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Uninvited guests: invasive plants

September 3, 2013
By Hilary Smith , Adirondack Daily Enterprise

Just when you are making progress beating back one invasive plant, another arrives. For years I have been battling goutweed, also known as bishop's weed, religiously plucking out the plant and all of its white, spidery roots. I'm happy to report that I am winning that battle.

I now have another plant popping up, a dainty, purple-flowered, hairy-stemmed plant started growing by the tool shed a few years ago. I thought it was nice so I left it in place. I should have known better and identified it right away! Plants then turned up near the wood rack; next, they were in a plant bed; and, now, they are growing along the sidewalk. This was not a good sign. I initially thought that the plant was an out-of-control mint, but it turns out that it is brittle-stemmed hemp nettle. Thankfully, hemp nettle is just another weedy nuisance for landowners, not a true invasive plant that escapes gardens and causes harm to natural areas.

Gardeners constantly battle weeds, and natural resource managers do, too. The Adirondack Park Invasive Plant Program (APIPP) and partners are eliminating infestations of common reed grass (Phragmites australis), one of the world's worst wetland invaders, Japanese knotweed (Fallopia japonica), an aggressive plant spreading along river and stream banks; and many other species. We are tipping the scale in nature's favor, but other plants are making inroads.

Article Photos

Cup plant is a perennial invasive plant that is spreading along the Ausable River.
n be distinguished from noninvasive look-alikes by its fused leaves that form a cup around its thick, square stem.
(Photo provided)

One of these plants is Indian cup plant, or cup rosinweed (Silphium perfoliatum). It is hard to believe that such a pretty plant is an unwelcomed arrival, but, similar to purple loosestrife (another beauty), cup plant doesn't stay put. Introduced to a private garden in Keene 30 years ago, it has spread more than 30 miles along the Au Sable River. Abundant seed production, expanding roots and continued garden introductions contribute to its swift spread. Cup plant is still available for sale in some local nurseries and is shared among unsuspecting gardeners.

This summer seems to be a bumper-crop year for cup plants. Landowners are contacting the Au Sable River Association (ASRA) concerned about its spread. Residents also stopped by APIPP to inquireabout control methods. Staff members of both organizations have seen new infestations in locations where they were not intentionally planted along a roadside anda stream. Flood events in recent years may be the culprit by washing its large seeds to new areas.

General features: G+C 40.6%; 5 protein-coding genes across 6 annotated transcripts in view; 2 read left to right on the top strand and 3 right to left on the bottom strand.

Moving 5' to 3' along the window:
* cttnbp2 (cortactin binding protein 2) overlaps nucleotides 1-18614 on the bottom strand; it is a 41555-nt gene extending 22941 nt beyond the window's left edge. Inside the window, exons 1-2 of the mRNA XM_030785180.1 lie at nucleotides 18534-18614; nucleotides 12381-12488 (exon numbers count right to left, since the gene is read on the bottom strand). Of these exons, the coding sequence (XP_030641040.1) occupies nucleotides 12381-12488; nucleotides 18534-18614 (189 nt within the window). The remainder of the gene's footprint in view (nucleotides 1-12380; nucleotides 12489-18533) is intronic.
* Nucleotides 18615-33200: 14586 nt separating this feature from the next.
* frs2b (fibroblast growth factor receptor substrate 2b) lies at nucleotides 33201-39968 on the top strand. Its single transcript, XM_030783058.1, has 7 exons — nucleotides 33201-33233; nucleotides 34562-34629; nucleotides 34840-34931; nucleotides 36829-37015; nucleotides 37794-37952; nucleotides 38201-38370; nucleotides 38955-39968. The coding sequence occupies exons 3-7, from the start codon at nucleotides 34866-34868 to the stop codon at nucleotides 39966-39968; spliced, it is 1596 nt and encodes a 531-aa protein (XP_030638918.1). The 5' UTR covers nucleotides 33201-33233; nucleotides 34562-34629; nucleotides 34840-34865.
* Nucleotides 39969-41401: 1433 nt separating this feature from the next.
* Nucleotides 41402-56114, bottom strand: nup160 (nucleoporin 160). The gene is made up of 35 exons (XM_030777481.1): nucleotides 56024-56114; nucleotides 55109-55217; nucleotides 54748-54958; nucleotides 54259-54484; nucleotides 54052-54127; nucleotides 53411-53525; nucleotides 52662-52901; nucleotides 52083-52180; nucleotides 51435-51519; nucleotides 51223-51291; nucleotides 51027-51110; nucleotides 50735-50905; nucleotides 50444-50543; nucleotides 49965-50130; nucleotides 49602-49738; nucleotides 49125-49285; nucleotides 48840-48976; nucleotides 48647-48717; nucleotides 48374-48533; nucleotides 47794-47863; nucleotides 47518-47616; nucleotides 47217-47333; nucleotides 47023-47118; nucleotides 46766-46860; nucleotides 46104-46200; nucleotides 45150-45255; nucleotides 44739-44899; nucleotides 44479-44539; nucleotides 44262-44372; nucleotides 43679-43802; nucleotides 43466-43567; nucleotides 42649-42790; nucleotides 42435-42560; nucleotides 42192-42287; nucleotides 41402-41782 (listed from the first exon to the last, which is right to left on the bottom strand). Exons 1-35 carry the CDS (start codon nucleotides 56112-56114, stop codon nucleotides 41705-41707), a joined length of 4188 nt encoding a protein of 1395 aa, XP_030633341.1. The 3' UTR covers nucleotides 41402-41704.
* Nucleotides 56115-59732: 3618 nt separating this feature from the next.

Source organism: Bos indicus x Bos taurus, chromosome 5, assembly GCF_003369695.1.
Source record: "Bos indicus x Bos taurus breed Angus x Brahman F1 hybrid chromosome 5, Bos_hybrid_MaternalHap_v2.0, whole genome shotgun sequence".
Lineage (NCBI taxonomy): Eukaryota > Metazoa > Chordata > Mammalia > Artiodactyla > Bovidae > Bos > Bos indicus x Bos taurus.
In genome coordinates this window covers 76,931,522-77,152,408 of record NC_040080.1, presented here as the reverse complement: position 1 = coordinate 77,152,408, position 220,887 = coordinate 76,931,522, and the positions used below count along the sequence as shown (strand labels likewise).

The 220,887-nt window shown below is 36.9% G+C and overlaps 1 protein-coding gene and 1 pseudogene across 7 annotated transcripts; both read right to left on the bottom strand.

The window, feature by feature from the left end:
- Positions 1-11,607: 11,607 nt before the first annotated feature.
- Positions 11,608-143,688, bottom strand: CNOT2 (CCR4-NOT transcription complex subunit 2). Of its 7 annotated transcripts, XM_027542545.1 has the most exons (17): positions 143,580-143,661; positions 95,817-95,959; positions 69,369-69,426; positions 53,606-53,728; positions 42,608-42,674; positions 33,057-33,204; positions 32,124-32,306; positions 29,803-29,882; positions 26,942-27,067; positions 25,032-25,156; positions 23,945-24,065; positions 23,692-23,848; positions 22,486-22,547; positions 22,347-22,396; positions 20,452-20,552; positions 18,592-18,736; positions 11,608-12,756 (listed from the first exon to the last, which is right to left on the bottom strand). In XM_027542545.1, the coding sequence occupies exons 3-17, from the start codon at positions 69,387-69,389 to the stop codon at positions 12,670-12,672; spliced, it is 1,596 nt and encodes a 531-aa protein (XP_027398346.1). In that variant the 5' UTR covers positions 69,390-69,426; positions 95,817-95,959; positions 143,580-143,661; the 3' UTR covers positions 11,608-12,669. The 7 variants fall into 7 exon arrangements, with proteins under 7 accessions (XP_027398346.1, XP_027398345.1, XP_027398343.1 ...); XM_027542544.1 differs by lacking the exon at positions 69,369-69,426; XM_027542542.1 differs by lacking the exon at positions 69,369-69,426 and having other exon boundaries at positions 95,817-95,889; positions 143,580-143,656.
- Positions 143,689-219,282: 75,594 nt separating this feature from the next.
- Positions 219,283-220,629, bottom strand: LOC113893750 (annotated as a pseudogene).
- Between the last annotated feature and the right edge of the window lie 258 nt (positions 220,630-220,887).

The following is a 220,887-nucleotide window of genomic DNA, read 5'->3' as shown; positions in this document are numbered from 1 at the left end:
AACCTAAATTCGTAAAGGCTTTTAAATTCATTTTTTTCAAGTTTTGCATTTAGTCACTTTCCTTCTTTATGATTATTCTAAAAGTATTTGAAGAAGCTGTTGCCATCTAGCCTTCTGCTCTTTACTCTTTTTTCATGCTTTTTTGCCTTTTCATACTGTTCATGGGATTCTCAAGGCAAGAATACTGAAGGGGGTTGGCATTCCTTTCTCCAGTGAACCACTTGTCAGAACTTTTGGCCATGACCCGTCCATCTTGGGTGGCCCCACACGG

Indian cup plant is a perennial that grows to heights of 9 feet. It has a thick, square stem, oppositely arranged leaves and yellow disc flowers that bloom July through September. It will grow anywhere with wet to average soil moisture and full to medium light.

Don't be fooled by look-alikes. Cup plant can be confused with native plants such as sunflower (helianthus) and false sunflower (heliopsis). The telltale characteristic of cup plant is that its leaves completely envelope its stem, forming a cup.

Another twist in cup plant's story is that it is native to Mid-western prairies of the U.S. There, the plant is desired and does not invade natural areas. In New York, however, the New York Flora Atlas lists cup plant as non-native, and evidence of the plant's aggressive spread along the Au Sable River is reason for concern. The Plant Atlas of New England also notes the spread of cup plant outside of cultivation in several Northeastern states.

So what is a gardener to do? First, be mindful of your ornamental plantings; learn which species to avoid. Check plant identification guides before you buy or if an "uninvited guest" pops up in your yard. The big and beautiful may be misleading. Second, avoid picking or transplanting roadside flowers, which may be invasive. Third, if nurseries are selling invasive plants, ask them to carry noninvasive alternatives instead. Lastly, report sightings of cup plant or other invasive plants to the Adirondack Park Invasive Plant Program at 518-576-2082.

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Eye on Invasives is a seasonal biweekly column that spotlights a top invader when it is easiest to identify. Hilary Smith directs the Adirondack Park Invasive Plant Program, a partnership program housed at the Adirondack Chapter of The Nature Conservancy in Keene Valley. Find out more about this award-winning program online at www.adkinvasives.com.

 
 

 

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